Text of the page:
Even though the article is a report of the event more than Keystone, I find the quote about the Attorney General to be misplaced, and it does a poor job of explaining contexts to laypeople. It doesn’t add anything to the article per se, the Keystone news, or argument on the topic–but I guess it does report “the facts” of the event. What is this fundraising event for exactly? How many others are there? Why are proponents of XL paying for this event–especially to have Obama speak about it being controversial?

    I think the picture provides a setting for where the article “takes place”, but it doesn’t add to the article. It doesn’t tell me what it is going to be about just by looking at it. All I see is “Obama in San Francisco.” There is no real message from it. That is not necessarily a bad thing, but I think the photographer/author could have done more.

  3. Nabila,

    I agree that the article was well-balanced and unbiased of the author’s personal political opinion. However, what bothered me most was the insertion of that quote about Kamal D. Harris. The main focus of the article was the matter of environmental politics, and it seemed this quote served only to highlight an uncomfortable and unrelated moment of the fundraiser in Atherton. It isn’t mentioned again, or explained, so I found it to be very detracting from the article’s purpose.

    However, the rest of the article served its purpose well in my opinion. I think the reader is able to understand both sides of the issue clearly, but I do agree with Ben that there is more setting than substance presented at times. I also found myself wondering what the “fundraiser” was for.

  4. Related to Jason’s comment,

    That has been an issue that has been very interesting to me regarding the politics surrounding climate change. some republicans and others who are against strong climate change legislation arguing that such a radical change will surely lead to job insecurity and energy shortages. A false dichotomy has been constructed that prompts American voters to choose either economic safety and well-being or environmental responsibility when they really don’t have to, something that is supported by Obama’s statement that short-term economic gain should not take total precedence over the energy options of the future.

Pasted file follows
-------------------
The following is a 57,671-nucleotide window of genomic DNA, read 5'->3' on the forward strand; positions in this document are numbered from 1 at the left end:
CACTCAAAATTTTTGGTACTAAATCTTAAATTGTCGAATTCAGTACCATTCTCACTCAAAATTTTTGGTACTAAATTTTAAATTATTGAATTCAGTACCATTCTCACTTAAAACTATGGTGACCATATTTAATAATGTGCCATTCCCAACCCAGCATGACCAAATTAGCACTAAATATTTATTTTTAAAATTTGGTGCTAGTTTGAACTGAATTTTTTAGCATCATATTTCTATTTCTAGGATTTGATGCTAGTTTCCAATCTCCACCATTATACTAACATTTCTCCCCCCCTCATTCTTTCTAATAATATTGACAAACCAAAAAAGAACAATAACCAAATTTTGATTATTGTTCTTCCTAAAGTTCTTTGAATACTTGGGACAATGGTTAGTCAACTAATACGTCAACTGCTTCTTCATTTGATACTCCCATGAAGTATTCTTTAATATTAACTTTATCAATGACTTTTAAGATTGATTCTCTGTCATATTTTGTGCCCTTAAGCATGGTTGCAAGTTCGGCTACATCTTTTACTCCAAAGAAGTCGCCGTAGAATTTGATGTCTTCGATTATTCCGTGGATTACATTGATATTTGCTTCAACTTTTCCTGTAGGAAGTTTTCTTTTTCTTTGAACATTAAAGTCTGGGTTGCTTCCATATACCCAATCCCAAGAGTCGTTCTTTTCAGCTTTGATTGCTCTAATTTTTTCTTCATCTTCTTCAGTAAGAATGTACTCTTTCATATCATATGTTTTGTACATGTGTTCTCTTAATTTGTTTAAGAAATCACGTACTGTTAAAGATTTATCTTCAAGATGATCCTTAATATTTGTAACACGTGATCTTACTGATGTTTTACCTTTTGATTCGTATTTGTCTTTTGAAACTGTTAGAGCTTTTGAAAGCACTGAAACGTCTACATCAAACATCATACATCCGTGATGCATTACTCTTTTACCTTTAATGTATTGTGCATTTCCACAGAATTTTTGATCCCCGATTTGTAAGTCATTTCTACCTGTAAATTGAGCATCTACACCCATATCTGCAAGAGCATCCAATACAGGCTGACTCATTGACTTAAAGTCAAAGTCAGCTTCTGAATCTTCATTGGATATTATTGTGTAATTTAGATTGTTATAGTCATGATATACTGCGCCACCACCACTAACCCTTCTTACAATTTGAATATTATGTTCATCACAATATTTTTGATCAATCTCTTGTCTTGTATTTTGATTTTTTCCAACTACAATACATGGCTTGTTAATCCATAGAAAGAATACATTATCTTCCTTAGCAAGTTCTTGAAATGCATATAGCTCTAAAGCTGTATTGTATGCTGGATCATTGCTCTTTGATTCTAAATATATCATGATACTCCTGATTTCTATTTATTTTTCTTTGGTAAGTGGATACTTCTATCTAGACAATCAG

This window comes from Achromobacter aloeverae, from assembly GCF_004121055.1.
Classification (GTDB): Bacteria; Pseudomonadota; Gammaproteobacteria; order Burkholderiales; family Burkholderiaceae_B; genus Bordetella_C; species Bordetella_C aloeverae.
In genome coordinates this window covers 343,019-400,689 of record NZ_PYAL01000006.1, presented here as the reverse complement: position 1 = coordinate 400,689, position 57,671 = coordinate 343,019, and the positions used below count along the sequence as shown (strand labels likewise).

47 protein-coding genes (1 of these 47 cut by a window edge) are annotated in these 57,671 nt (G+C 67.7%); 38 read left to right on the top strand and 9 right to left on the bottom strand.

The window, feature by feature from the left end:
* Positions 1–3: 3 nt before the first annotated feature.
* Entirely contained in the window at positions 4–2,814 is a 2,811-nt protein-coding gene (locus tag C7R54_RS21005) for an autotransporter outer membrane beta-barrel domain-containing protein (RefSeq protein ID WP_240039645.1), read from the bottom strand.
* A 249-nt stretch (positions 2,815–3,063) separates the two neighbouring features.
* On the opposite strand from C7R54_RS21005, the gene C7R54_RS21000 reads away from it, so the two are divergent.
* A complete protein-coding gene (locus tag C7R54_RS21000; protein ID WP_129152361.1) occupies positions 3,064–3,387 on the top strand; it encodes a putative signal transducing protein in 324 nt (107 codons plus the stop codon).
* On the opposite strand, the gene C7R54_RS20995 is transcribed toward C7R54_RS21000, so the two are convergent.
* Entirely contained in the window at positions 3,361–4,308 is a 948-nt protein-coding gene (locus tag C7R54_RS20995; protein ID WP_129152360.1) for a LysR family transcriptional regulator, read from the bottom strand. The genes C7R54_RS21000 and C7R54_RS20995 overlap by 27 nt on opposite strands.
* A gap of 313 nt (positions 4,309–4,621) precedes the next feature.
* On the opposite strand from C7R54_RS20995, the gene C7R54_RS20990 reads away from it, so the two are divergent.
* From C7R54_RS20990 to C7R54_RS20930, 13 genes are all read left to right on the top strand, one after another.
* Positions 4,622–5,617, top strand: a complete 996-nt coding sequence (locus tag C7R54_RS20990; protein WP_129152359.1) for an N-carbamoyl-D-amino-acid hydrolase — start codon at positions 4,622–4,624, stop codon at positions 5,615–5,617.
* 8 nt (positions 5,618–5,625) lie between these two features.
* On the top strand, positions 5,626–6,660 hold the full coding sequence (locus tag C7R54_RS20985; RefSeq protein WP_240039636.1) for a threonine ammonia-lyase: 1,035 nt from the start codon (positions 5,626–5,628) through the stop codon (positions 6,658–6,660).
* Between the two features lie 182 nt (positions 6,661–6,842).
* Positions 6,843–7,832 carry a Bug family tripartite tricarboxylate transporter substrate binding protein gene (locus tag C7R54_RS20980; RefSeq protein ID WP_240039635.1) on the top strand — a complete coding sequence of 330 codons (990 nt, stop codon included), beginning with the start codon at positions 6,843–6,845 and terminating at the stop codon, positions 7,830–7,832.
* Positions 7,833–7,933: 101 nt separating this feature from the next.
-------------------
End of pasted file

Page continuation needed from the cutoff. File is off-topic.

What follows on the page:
Unfortunately, it still seems that Obama is unwilling to take any major steps towards addressing climate change and instead decides to make our newest “accomplishment” a main focus in his speeches, which only fuels the idea held by some that business-as-usual is acceptable and sufficient.

    Also, I found the use of quotes in this article to be interesting, I’m not sure what the writer was going for in some instances. For example, the quote about the good-looking attorney general seems out of place in my opinion.

  5. I think the author lets some of his biases show in this article in some of his descriptions–like of the people hosting/attending the fundraising events–and especially with the paragraph regarding President Obama’s quote about Kamala D. Harris which is very distracting from the main idea of the article.

    In response to the question Jason posed at the end of his response: I believe that the media plays an important role in the dialogue of policymaking by keeping the people who will be voting on these potential policies accurately informed. That being said, I think that sometimes with controversial issues such as the Keystone Pipeline helps to promote political compromise by releasing the good and bad information regarding these policies to the public to let them decide.